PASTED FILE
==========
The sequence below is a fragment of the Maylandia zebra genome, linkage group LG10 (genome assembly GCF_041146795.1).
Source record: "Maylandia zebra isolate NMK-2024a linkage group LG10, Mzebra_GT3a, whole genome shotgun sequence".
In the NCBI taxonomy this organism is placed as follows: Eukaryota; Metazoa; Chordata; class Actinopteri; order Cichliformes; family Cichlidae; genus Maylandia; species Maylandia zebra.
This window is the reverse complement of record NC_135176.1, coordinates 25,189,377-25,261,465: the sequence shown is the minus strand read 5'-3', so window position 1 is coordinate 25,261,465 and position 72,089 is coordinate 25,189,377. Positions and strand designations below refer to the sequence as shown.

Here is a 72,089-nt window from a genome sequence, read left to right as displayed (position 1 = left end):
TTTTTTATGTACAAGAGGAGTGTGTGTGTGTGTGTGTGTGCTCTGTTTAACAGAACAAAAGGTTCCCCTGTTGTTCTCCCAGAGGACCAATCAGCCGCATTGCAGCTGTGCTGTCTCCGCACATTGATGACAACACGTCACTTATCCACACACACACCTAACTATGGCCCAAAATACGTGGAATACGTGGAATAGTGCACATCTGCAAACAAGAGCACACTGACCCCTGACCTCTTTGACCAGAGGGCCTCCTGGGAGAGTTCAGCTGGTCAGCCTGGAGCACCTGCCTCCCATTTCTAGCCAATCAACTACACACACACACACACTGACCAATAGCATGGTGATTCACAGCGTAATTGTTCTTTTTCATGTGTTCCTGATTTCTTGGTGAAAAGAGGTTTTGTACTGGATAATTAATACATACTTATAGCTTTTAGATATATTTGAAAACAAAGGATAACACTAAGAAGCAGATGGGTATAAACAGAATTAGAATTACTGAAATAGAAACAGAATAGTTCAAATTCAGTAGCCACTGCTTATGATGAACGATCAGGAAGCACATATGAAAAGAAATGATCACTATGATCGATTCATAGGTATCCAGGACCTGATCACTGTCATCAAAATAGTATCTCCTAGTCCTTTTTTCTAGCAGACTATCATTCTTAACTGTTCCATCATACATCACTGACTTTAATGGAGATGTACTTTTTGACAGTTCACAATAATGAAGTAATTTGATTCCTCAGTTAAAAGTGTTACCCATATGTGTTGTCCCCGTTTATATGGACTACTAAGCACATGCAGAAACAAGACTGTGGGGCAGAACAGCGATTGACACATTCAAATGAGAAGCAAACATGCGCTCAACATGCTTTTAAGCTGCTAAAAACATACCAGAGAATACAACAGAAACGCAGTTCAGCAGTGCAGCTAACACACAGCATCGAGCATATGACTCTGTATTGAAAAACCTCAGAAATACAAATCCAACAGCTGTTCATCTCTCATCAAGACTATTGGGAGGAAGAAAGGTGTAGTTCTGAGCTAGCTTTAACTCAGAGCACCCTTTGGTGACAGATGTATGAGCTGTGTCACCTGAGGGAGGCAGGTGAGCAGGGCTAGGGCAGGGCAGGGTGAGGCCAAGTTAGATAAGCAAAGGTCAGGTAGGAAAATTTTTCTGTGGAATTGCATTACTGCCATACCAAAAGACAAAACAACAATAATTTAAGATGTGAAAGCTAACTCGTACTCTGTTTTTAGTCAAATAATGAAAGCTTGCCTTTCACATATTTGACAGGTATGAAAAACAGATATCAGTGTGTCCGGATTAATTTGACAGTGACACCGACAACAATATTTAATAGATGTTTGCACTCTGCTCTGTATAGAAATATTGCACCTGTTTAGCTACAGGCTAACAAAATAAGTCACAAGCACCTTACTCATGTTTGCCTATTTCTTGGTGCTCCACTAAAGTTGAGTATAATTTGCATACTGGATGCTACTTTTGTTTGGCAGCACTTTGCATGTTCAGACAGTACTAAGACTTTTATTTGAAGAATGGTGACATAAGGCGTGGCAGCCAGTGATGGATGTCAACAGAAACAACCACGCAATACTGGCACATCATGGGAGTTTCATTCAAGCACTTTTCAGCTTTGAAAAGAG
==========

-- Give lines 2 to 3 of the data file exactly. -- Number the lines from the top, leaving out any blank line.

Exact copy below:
Source record: "Maylandia zebra isolate NMK-2024a linkage group LG10, Mzebra_GT3a, whole genome shotgun sequence".
In the NCBI taxonomy this organism is placed as follows: Eukaryota; Metazoa; Chordata; class Actinopteri; order Cichliformes; family Cichlidae; genus Maylandia; species Maylandia zebra.